Date published: 2015-04-22
Rated 5 out of 5 by from Wonderful Class I purchased this class a number of years ago, and just finished watching it all the way through for the 3rd time. I fully expect to go back to it again. I am an artist who discovered my love of the Northern Renaissance painters and printmakers in art school in the 1970s. Professor Scallen has added great detail and depth to what I already knew about this period. Highly recommended!
Date published: 2014-07-13
Rated 4 out of 5 by from Needs More Enthusiasm Choice of specific works - good Organization of lectures - great Lecturer's technical expertise - great Lecturer's presentation - fair (lacking in personality, humour, and 'heart' - rather didactic and flat)
Date published: 2014-05-22
Rated 5 out of 5 by from An Eye Opener I have just completed this course, watching one lecture a day as time permitted. It really opened my eyes to the art of this time and place. My only regret is watching it on a laptop instead of a large screen, for the art work was marvelous, and quite intricate. After all here was Bosch, and here was Breugel. I now have a sense of the development of the art in style and content, and the reasons for the development, which makes it so much more meaningful to me. Many of the paintings must have been restored, as the colors are bold and the details visible, bringing these works to life. It is a Great Course, and I'm happy to have watched it, and to have it to watch again as life goes on.
Date published: 2014-05-04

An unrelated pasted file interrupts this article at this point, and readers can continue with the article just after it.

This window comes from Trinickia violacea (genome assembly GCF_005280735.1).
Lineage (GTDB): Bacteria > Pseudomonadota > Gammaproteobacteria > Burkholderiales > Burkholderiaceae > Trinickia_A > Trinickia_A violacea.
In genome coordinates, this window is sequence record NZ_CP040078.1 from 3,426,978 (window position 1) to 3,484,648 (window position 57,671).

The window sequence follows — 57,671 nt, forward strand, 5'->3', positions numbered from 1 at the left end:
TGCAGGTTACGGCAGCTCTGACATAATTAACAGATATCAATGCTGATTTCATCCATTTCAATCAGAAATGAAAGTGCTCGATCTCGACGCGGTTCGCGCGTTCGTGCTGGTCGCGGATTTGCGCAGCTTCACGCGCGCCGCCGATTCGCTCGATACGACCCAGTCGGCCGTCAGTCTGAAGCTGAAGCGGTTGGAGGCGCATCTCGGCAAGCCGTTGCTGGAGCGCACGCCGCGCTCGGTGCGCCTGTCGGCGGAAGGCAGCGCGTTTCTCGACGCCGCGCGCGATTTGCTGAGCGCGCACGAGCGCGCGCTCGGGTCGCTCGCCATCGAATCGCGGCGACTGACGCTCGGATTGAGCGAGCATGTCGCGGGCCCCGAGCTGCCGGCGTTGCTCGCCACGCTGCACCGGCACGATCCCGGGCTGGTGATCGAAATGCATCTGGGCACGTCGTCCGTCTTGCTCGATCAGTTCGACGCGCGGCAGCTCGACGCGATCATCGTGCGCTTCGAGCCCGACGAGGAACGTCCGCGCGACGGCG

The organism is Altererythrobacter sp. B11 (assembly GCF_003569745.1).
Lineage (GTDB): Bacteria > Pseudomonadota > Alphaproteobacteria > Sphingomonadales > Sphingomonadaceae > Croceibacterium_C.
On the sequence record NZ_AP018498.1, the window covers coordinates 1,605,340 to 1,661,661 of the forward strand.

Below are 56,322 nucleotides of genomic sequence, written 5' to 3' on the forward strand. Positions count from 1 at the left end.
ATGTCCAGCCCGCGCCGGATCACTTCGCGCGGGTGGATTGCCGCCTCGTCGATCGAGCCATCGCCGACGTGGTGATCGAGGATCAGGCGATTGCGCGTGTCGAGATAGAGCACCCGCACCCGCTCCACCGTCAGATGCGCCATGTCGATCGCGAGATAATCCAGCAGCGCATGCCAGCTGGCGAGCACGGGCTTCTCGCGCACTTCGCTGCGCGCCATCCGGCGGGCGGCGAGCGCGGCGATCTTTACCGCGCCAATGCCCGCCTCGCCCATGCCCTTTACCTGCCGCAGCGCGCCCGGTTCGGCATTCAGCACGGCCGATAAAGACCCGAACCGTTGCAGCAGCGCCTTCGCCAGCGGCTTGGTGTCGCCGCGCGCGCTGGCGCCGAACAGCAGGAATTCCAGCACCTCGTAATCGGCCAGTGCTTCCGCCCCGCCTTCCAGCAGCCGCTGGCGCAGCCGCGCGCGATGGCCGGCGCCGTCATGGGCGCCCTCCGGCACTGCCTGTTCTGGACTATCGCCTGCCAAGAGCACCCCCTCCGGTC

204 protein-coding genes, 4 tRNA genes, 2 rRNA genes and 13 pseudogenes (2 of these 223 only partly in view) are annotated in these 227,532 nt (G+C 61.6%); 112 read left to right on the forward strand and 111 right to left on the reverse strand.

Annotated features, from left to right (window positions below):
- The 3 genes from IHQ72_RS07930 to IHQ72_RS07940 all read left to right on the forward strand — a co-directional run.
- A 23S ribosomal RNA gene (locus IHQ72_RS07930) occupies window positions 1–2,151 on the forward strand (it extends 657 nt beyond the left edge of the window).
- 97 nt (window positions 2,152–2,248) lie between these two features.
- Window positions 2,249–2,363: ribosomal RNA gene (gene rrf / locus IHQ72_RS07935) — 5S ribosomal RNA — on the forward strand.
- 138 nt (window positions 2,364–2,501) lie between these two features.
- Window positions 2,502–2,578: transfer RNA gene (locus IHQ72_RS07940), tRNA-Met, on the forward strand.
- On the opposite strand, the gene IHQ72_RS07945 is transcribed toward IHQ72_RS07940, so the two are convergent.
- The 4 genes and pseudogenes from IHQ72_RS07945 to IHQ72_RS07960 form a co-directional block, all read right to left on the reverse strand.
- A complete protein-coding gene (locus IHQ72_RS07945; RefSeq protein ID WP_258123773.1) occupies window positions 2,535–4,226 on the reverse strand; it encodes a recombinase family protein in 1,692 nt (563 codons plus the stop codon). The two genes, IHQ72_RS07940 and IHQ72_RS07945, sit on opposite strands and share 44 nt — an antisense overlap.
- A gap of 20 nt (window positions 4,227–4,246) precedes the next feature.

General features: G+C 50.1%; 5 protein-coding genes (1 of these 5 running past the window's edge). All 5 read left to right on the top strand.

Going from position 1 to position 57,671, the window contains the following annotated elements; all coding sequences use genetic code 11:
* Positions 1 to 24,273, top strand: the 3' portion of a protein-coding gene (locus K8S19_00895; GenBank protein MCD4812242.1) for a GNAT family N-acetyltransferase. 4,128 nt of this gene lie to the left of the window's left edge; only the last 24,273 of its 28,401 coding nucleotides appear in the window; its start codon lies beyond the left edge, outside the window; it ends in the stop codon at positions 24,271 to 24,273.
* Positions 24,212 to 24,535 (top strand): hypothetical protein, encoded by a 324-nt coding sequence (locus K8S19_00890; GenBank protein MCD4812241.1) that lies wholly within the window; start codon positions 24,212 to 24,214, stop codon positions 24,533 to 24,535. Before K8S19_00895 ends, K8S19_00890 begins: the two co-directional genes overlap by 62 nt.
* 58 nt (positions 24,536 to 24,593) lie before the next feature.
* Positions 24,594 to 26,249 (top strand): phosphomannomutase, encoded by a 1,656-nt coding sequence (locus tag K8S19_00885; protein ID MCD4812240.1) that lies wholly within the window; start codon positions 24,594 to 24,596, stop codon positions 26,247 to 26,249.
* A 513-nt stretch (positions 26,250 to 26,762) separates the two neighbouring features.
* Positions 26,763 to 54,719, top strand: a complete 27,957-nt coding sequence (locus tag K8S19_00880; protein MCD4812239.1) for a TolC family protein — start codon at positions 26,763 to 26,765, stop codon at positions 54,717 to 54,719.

Rated 5 out of 5 by from Great visuals and explanations DVD review Dr Catherine Scallen's THE ART OF THE NORTHERN RENAISSANCE is an outstanding course in many respects. ____________________ PROS — She limits herself to painting and prints, topics she can cover in reasonable detail in 36 courses. — Most of the images are presented whole then in close-up shots while her explanations are provided in voice over. The effect is to provide a small portable museum with expert commentary. — Since these images are filled with common objects, animals and references to popular sayings as well as the Bible, her detailed commentary plays a crucial role. These works of art display a growing interest in nature and human psychology — Renaissance themes. But they also still make use of medieval conventions whereby every object carries symbolic meaning — connections with unseen, spiritual forces. — Although a wide selection of minor artists are covered, much of the course is supported by 5 "tent poles" : Jan van Eyck, Albrecht Dűrer, Holbein the Younger, Hieronymus Bosch and Pieter Bruegel. She is particularly good in explaining their sensibilities and strengths. — The courses on the various forms of printing — woodblock, engraving, etching, etc. — are explained through actual physical demonstrations. — Maps are also well used to explain places of birth, political territories, and shifts in art patronage. _______________________ CONS — Compared to some other teachers, her speaking style is a bit monotone. This did not bother me, as so many wonderful images are presented in detail with her information in voice over. — Unless you have a high tolerance for religious art, 36 courses filled with Annunciations, Visitations, Nativity scenes, Flights to Egypt, Baptisms, Last Suppers, Flagellations, Roads to Calvary, Crucifixions, Depositions, Lamentations, Resurrections and Last Judgments, to name just a few popular scenes, might get on your nerves. So many geniuses; so few options. It sometimes feels like the Three Stooges rushing for a narrow door. — Since Hell, Divine Judgement as well as Lucifer and his minions have virtually disappeared from America's most popular forms of Christianity, a lecture on Northern European religiosity and political repression during the 15th-16th Century might have been useful. The Netherlands were governed by "foreigners" — Burgundy, The Holy Roman Empire, Spain — during much of this period, with plenty of revolts and armed repressions. The Inquisition was also active. Finally, torture — exquisitely drawn out for public edification — was taken for granted. It is no surprise, therefore that their version of Christianity, Catholic or Protestant, assumed God was no better. Their art is filled with such rough divine justice. A little explaining would have helped viewers place themselves in a different time with different values. ________________ All in all, a very good course IF art history and European intellectual history is your thing. Strongly recommended.